The plan was for Delon Wright to be the Raptors back-up point guard when he was drafted in 2015, but a few weeks into his third season and he remains a relatively unknown product after being used sparingly.
No one at the time expected the San Antonio Spurs to close a deal with unrestricted free agent LaMarcus Aldridge, and that to get the salary space they would need to cut bait with Cory Joseph by making him a free agent. Toronto was suddenly flush with point guard talent and Delon relegated to third string duties.
Cory was not only the prodigal son returning with an NBA Championship ring on his finger, but he quickly established himself as a key rotation piece within many of the Raptors best line-ups. This left Delon with garbage time minutes (or injury replacement time) and stints with the Raptors905.
Now in his third year the Raptors have turned the back-up duties over to Delon, with a slight push from Fred VanVleet. Delon is finally getting a shot at key rotation minutes and, most importantly, he is already showing he is more than ready for what he is getting.
Before we get to the good though, that’s start with the downright terrible: his three point shot. There are times when it looks smooth(ish) and comfortable, albeit a little slow, but the results are certainly not there. While currently attempting 2.6 per game from three, he is hitting an abysmal 23.1 percent. His percentage is actually on the way up considering he has hit his last two attempts from long range.
The shooting was the biggest question mark when he was drafted, and remains exactly that. If he were to add a relatively consistent three point shot, even if only on catch-and-shoot attempts, his game would be much more complete.
Despite his shooting woes he has still found was to contribute positively on offense, both in transition and in the half-court. Defenders willing duck under every screen that is set for Delon due to his non-existent shot, but he still finds a way to make it work. He is a master of the re-set screen, as he so easily reverses and goes the opposite direction.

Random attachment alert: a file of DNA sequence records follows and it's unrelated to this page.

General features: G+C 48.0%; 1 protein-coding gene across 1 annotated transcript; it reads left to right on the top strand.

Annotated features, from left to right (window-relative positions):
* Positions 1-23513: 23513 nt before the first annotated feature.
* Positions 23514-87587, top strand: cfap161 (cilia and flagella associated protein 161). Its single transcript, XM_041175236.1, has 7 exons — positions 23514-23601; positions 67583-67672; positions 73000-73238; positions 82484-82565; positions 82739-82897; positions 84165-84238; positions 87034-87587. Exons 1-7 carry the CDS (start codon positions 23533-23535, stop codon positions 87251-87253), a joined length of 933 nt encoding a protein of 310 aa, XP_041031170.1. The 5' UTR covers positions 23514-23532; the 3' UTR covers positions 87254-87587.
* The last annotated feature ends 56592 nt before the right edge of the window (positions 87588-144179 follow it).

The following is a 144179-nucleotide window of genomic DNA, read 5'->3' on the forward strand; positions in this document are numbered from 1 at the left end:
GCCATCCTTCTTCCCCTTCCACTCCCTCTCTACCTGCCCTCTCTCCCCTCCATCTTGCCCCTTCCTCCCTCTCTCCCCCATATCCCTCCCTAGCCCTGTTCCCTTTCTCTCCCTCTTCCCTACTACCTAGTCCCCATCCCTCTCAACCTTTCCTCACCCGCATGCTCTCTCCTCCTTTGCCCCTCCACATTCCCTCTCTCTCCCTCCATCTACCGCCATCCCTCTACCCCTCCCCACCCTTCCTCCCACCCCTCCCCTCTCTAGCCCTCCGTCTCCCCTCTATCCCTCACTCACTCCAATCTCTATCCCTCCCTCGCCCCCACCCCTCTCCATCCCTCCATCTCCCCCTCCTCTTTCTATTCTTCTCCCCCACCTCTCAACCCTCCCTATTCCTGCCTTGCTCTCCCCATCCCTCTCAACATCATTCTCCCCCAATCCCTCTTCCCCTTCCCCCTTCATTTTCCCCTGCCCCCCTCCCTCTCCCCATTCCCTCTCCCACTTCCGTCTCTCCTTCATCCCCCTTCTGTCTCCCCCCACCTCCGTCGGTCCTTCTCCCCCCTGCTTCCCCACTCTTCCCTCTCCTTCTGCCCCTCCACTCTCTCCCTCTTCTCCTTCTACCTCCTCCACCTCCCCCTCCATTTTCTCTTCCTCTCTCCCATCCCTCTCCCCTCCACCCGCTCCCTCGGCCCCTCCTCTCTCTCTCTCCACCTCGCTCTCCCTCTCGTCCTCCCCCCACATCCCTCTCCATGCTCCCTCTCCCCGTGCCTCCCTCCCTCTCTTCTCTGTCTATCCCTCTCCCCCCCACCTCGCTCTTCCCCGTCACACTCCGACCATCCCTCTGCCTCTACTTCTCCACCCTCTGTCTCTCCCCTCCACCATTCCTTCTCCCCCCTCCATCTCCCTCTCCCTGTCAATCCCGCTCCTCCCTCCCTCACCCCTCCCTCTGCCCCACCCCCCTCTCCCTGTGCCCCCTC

Entering last night Delon was the ball-handler for 35.5 percent of the possessions he has been on the court, and is in the 98th percentile (97.8 percent to be exact) league wide. To put this simply, Delon is one of the most efficient ball handlers in the pick-and-roll league wide, scoring 1.25 points per possession on this play type.
As the pick-and-roll ball handler Delon is shooting 60 percent overall, has a freethrow frequency of 21.4 percent, and is getting an and-one 10.7 percent of the time. A functional offense can be built around Delon simply running one pick-and-roll after another.
Defenders willingly ducking under the screen on Delon hasn’t slowed him down at all. Take a look at the relatively beautiful shot-chart so far this season:
That’s a lot of red beyond the three point line, but Delon is shooting above the league average at the rim and has yet to take any shot between the three point line and the restricted area. His shot selection has been a work of art, along with the way in which he uses his incredible vision and passing touch to create looks for his teammates.
If you remove Alfonzo McKinnie from the list (has only played 11 minutes on the season) Delon is playing at the fastest pace on the team. Playing with speed then maximizes the tools of players like Pascal Siakam and OG Anunoby, while also creating shooting lanes for a sniper like CJ “Two Legs” Miles.
His length and timing has caused problems for defenders, and his ball-pressure has contributed to some of the top defensive line-ups the Raptors have deployed. Outside of the starting line-up that has played 93 minutes together so far, the most used 5-man group has been Delon, VanVleet, Miles, OG Anunoby, and Jakob Poeltl. This five man bench unit has the team’s best defensive rating (minimum 9 minutes played) at just 89.1. In fact, when looking at 5-man rotations, Delon Wright is involved in four of their top five defensive units.
Yes, this is an oversimplification of what Delon provides, and five-man rotation data is not perfect data, but the consistency in which he appears in these units does say something about his contributions on the defensive side of the ball.
The Raptors go as Kyle Lowry and DeMar DeRozan go, but the Raptors bench unit is stabilized by the efforts of Delon Wright who is making the most of his new found opportunity to play.